Long story short (2 story’s)

First let me say I’ve typically had PO4 leech for up to 6 months, but never once have I personally had a system bind it.


This system has been binding my PO4 for 5+ months now. I’m currently dosing 0.14 ppm PO4 daily. Yes…that “isn’t” a typo! .14 ppm daily. It’s pretty crazy! The rock is sucking it up like Kool-Aid.


Here’s my only logic as to why I think this is happening:

The rock (Marco dry rock) was cured (in a Brute can) for just over 1 year. The first 6 months I treated it like a reef tank. Fed it, dosed it, kept the N&P around 5 and .05 ppm. I added multiple species of bacteria, live sand, pods, coralline algae, etc.

Here’s where I think it went wrong;

The second 6 months I got hit hard in the hospital with Covid. I’m a frontline healthcare worker. So obviously I was coming home beat down day in and day out. I let it go to poop. Quit testing, didn’t dose it, no more N&P, no more nutrition,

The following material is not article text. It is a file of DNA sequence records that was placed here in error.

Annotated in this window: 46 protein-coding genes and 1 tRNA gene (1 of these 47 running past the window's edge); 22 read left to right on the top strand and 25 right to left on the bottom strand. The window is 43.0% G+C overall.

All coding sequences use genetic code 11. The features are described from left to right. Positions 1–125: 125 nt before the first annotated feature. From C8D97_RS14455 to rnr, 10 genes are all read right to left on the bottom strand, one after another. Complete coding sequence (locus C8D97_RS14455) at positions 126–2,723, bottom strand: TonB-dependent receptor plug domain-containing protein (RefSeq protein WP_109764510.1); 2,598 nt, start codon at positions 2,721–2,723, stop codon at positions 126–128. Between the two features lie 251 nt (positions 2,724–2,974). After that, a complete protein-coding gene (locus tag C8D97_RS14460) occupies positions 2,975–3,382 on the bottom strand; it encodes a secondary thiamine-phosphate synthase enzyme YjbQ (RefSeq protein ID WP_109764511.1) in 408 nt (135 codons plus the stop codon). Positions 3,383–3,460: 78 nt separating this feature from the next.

Nothing.

I think the second six months the Bacteria completely depleted the N&P and maybe even ate into the rock surface a bit tying to get food. Not sure what happened, but it had to be something similar, because the rock is taking so much PO4 it’s insane. No matter what I dose it’s sucking it down like it wants to forever drink. I’m sure it will hit a saturation point soon, but wow…I thought I have seen it all until now. I thought this tank would bypass every other system because I cured the rock for so long, and it probably would have had I not added that bacteria.

It’s either that, or I got some completely F ***ed up rock.

What do you guys suspect is going on here.?